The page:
''I want you to clean this mess up and apologise to Miss Clarke.''
Vera could clean it up, why should he? Ernest shakes his head, trying to pull himself away from his father. He's never been this angry with him before, why now? His father groans.
Ernest's whole body shook as his father points at the stairs, his face contorted. He looked scary, he remembered seeing him shouting at grandfather Bartholomew last Christmas. He was so angry with him but he couldn't tell as to why and now he is angry again. It hurts so bad.
''Go to your room!''
Banishment, Ernest was shocked. He had never been told to go to his room before, this felt like imprisonment. His father stomps his feet, pushing him towards the stairs.
Ernest had cut his hand on one of the little shards of glass, he wasn't entirely sure if it had been worth the hassle but he managed to clean it all up. Staring down at the photograph that had no frame, it was folded. He hadn't anticipated much from examining the man who lived in Mary's photo frame but curiosity got him. Curiosity and the lack of sleep, he couldn't make the feelings go away. Suppose he should name those feelings guilt, that is what he was feeling after all right? Ernest unfolded the photograph only to find that the man wasn't alone, there was someone else standing next to his arm chair. A young girl, Mary. A much younger Mary, Ernest's heart clenched. This photo clearly meant a lot to her and he destroyed the frame as if it were nothing, he hoped that she'd disappear. Take her stupid frame with her and never come back but she only cried, silently. She didn't say anything, she didn't shout or go red in the face. Mary just quietly wept in front of him, Ernest had made some of the other ones cry before but this time it was different. She didn't look angry as she cried, she looked sad. It reminded him a lot of his father the few days following his mother's funeral, the day Ernest vowed to never cry again. He folded the photo back up, turning it around. His father ordered him to apologise but even if he did, what would even happen? Mary might still leave, that is if she isn't already gone. Ernest wasn't good at apologising, in truth he didn't want to. He'd have to look at her, he didn't want to.
Ernest didn't have to, he knew he didn't have to but his father insisted. His father was no doubt still in his study, asleep or spending time with Adelaide. Ernest snuck out of his room, the picture and the glass was still on the ground where he left it earlier. He placed the folded up photo down, pressing it down so he could put the backing paper back onto the gold frame. Ernest wasn't sure if the frame was made of real gold but it looked like it was, he fastened it tightly. Giving Mary's photo a new frame to live in, it won't do much but at least he managed to replace it. Grabbed the frame, leaving his mother's reading room behind. He had to deliver it, his heart was pounding. She could yell at him now, suppose Ernest deserved that. His steps echo in the dark, travelling down the hallway. It seemed to stretch out with each step, he hadn't done this before. Apologised for something horrible he had done, he hadn't ever been this way before. There was so much he wanted to do but those things were impossible now, his mother gone. It was almost as if she never existed, Ernest's father rarely ever mentioned her. Ernest wasn't allowed in his father's and mother's bedroom anymore, he managed to nick one of his mother's old shawls for Adelaide. She deserved to have something of hers, even if it was just a ratty old piece of fabric. Their mother had worn that shawl almost every day, it was her favourite one.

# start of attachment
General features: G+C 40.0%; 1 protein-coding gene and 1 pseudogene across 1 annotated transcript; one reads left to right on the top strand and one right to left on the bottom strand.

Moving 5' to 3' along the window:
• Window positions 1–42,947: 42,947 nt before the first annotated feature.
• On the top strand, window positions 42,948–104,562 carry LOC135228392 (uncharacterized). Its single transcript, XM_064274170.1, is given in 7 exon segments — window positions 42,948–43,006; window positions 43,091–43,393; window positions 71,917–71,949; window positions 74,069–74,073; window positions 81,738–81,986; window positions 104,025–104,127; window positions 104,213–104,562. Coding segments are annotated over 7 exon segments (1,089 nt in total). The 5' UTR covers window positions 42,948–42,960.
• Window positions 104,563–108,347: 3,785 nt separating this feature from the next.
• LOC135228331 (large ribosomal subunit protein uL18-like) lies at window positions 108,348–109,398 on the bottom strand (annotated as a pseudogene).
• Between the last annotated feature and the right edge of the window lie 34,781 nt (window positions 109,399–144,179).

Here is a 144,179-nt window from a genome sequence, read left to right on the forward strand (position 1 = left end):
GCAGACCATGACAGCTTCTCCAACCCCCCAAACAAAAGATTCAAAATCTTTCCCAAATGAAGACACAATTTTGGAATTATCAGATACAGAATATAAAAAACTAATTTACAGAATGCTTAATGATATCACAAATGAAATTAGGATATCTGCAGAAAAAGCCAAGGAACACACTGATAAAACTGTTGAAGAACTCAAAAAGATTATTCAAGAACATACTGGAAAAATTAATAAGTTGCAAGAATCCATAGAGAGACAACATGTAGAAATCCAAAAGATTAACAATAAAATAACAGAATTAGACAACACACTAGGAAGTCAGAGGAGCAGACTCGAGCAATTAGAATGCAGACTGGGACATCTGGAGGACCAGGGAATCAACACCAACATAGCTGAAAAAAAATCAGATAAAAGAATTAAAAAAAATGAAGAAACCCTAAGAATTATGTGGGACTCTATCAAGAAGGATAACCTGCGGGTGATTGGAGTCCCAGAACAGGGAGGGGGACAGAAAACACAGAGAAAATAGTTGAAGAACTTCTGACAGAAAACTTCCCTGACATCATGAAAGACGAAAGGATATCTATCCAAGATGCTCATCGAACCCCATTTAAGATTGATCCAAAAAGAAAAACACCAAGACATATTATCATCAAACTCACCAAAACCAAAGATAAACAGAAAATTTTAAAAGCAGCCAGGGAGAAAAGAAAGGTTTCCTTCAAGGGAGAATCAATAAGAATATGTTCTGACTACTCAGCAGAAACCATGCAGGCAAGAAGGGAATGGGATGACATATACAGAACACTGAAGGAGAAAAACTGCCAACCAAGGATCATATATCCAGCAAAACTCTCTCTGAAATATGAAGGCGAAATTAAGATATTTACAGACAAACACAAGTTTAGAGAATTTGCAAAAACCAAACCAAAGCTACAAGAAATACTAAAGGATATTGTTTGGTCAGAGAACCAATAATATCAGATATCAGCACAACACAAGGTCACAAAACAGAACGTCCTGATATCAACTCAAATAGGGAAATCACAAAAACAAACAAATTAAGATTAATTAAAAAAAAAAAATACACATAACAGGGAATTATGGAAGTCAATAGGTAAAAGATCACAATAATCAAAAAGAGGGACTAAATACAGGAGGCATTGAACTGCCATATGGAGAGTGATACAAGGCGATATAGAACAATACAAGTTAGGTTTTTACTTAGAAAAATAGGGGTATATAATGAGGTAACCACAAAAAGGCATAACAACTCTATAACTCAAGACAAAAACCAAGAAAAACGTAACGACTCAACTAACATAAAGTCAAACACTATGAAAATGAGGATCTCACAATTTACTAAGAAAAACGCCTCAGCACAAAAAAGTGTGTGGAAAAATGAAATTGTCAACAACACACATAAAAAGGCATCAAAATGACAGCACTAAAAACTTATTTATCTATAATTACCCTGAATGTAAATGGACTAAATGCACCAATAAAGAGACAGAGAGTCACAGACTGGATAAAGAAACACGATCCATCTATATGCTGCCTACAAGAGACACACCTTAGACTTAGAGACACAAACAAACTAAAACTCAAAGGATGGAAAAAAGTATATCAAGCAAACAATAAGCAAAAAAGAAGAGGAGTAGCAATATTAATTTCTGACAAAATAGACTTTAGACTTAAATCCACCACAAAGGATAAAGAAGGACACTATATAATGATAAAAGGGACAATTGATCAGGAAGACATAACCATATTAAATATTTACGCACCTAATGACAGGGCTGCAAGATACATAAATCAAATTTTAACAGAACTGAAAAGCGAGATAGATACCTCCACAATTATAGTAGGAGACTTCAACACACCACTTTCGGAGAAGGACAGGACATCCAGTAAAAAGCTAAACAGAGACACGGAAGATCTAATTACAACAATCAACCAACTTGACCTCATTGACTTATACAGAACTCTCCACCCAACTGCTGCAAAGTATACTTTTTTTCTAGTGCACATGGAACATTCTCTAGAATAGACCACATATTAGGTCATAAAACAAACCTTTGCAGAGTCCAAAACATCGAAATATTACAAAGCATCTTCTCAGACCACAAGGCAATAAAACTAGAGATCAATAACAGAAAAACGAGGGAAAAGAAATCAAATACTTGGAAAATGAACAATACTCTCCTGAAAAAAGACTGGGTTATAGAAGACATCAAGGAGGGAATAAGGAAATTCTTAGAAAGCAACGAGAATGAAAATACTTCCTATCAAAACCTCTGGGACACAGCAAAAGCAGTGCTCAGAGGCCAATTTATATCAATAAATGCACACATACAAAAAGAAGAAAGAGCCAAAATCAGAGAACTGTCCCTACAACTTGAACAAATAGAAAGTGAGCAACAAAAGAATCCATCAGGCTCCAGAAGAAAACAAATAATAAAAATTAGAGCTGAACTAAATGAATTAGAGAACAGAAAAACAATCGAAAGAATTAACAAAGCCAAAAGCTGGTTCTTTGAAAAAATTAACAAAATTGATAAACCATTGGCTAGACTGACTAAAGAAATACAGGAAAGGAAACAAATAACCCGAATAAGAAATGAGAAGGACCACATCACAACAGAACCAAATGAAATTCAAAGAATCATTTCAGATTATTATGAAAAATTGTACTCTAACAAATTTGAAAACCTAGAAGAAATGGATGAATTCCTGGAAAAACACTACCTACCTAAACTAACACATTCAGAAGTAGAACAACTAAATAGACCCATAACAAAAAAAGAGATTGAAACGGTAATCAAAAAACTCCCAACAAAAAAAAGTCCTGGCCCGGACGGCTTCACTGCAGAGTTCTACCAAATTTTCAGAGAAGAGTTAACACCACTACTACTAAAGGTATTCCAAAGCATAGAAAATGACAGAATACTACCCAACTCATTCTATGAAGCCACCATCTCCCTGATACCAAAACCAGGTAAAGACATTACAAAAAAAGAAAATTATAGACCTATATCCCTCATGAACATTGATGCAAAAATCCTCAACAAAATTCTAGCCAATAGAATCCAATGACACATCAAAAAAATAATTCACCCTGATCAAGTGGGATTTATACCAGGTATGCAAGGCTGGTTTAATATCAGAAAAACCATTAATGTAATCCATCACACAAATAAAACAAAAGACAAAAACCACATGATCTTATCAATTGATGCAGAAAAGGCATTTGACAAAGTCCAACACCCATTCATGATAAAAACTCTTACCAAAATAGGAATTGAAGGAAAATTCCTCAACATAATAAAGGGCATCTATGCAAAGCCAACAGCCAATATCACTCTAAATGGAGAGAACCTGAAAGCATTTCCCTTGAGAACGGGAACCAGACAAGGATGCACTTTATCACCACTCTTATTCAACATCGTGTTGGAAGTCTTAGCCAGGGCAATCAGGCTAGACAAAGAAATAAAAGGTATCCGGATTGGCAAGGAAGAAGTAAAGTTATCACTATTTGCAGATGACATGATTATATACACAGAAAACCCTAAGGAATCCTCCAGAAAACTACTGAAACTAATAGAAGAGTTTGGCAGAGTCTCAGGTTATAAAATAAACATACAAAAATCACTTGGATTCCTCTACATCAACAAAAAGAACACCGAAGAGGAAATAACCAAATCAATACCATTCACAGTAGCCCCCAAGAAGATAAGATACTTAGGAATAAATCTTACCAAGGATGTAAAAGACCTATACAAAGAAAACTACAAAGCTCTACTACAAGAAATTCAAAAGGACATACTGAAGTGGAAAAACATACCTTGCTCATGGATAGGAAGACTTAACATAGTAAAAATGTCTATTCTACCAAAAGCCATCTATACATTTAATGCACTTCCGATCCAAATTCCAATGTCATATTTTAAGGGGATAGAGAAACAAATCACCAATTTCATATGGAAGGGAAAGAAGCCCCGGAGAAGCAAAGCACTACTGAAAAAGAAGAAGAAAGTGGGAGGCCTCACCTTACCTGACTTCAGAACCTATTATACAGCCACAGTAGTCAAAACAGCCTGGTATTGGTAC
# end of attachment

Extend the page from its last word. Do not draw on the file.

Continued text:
Just like how this picture must've been Mary's favourite, he knew she didn't bring much.
Ernest stood outside her door, his chest heaving. His breath turned to fog in the cold air, the house would only get worse after midnight. He knocked, a part of him hoped that he could've simply slid the frame under the door but the frame was too big. There was no answer, he could see light coming from under the door so he opened it himself. Allowing the door itself to slowly open, the creaking of it made the hair on the back of his neck stand straight up. Ghostly, as much as he loved his home it could be quite scary sometimes. His mother said that she wouldn't let any ghosts or monsters get him. So far there hadn't been any monsters or ghosts, not yet.
Mary was there, awake. Sat in the little chair by the fireplace. Her eyes a little red, possibly from earlier. Perhaps she was still crying, her voice was quiet and rather hoarse. Ernest didn't realise how much this had hurt her, he wished that she had been angry with him instead so he didn't have to feel this way but instead she only cried. No yelling, no reprimands, just sorrow. Disappointment, the look on her face told him that she was not angry with him but that her hope in him had diminished. Mary turned to look at him, her eyes caught the golden picture frame. Ernest didn't know what to do, how does one apologise? Clearly he should say that he is sorry but would she even accept that as an apology? Ernest shuffled over to the chair, setting the frame down on her covered lap and stepping back. There wasn't much he could say other than that he was sorry and leave it at that but even finding the words was hard. His quilt still stuck in his heart and his apology in his throat, he looks down at his shoes. He could see that some of that dark treacle had left some stains on the floor, a couple of droplets left behind. He had done all of that to her belongings as well, so not only had he broken something that meant so much to her but also vandalised her room. Ernest didn't feel pride this time around, only guilt.